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Thunderstorms dumped heavy rains from Texas to Colorado Friday,...

Thunderstorms dumped heavy rains from Texas to Colorado Friday, stranding campers in the Texas Panhandle and forcing an exodus to the high ground in Amarillo. The National Guard was summoned to help residents flee from rising waters.

Heavy rains flooded roads in northeast New Mexico. Three-hundredths of an inch of rain fell at Eureka, Calif., which normally has no rain during mid-summer months. Friday's smattering was a July 30 record, breaking the old mark of 2-hundredths set back in 1916.

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Nearly 4 inches of rain swamped much of the Texas Panhandle. Streets, businesses and houses were flooded in a mile-square section of southwest Amarillo near Lawrence Lake. About 200 campers were stranded in Palo Duro Canyon, but were said to be in no danger because campsites were up to 40 feet above the water.

Gov. Bill Clements declared parts of Amarillo a disaster area and sent National Guard troops to help evacuate flood victims. The same area was flooded by rains last September, forcing evacuations and street closings.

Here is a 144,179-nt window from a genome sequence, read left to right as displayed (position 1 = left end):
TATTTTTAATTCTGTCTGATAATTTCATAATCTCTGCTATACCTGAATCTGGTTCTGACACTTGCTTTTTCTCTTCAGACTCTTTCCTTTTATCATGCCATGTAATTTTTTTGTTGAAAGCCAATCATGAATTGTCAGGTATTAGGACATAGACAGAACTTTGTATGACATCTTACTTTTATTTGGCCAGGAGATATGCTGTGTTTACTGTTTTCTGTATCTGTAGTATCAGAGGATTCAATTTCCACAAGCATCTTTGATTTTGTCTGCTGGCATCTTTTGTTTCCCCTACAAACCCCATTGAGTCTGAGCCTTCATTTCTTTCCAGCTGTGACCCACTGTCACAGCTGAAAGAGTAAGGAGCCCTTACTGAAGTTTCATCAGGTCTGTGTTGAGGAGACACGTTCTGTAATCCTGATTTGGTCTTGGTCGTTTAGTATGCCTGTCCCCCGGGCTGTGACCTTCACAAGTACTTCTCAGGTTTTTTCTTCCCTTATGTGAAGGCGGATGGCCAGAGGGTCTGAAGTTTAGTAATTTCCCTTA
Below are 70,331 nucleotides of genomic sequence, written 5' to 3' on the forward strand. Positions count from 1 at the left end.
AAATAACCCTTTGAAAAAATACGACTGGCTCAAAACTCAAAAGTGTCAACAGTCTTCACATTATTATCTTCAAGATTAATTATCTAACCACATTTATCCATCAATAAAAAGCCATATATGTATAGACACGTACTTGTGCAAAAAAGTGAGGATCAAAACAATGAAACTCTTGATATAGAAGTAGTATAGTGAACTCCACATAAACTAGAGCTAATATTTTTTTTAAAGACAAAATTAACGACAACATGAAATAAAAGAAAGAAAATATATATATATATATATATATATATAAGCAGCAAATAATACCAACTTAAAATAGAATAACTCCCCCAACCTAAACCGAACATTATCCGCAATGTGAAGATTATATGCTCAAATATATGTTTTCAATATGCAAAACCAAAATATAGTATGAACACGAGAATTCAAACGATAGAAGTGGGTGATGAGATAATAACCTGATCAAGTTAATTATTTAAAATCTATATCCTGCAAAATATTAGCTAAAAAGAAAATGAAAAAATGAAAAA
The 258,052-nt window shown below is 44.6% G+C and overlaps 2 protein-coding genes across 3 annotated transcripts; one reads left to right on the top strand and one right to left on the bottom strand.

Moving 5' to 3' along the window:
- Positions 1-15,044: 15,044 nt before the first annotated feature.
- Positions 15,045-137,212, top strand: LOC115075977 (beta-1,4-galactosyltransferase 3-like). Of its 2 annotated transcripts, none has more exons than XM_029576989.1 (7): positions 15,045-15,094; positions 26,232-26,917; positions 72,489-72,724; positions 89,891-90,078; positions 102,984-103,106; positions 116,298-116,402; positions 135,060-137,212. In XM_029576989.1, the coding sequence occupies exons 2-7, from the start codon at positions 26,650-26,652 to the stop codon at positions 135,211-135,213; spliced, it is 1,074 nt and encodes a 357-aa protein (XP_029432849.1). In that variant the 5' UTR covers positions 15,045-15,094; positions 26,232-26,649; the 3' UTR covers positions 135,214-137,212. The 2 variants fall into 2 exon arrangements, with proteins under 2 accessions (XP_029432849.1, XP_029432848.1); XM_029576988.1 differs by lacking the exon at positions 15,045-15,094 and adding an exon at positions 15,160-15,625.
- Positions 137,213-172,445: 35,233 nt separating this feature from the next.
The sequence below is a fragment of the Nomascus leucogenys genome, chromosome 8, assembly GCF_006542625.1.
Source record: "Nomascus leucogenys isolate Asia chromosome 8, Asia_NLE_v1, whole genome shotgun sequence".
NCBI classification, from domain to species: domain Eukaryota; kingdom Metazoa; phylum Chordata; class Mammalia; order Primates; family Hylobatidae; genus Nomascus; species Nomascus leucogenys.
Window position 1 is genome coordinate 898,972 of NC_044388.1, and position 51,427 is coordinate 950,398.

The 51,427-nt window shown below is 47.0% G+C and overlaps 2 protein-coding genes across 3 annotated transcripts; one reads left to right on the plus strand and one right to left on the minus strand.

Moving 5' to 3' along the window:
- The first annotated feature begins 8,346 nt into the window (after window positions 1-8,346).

'But it's worse this time,' said civil defense director Don Goforth. 'We have completed 62 evacuations at the Colonial Arms apartment house and more are coming.'

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More than 100 residents at the Olsen Manor nursing home, 22 of them on stretchers, also were evacuated. Police blocked off streets to restrict sightseers and potential looters.

No injuries or missing people were reported.

'For the National Guard, the critical thing is the evacution of these (apartment) complexes,' Goforth said. 'Then they will see the area is secured.'

Early morning showers and thundershowers spread from the Gulf Coast to the southern Appalachians and from the Great Lakes to the lower Missouri River valley.

More than 1 inch of rain fell in central Colorado Thursday, washing out some roadways and causing minor flooding.

Two twisters touched down nearly together in Barron County in Wisconsin and left a swath of damage 5 miles long and a mile wide, police said Thursday night. Windstorms knocked down 500 acres of corn, killed two head of cattle and tore apart a barn and shed near Rice Lake.

Joseph Cahoon, 2, who drowned when he fell into a rain-swollen construction ditch near his home in Chippewa Falls. Heavy rains had swept the area a short time before, officials said.

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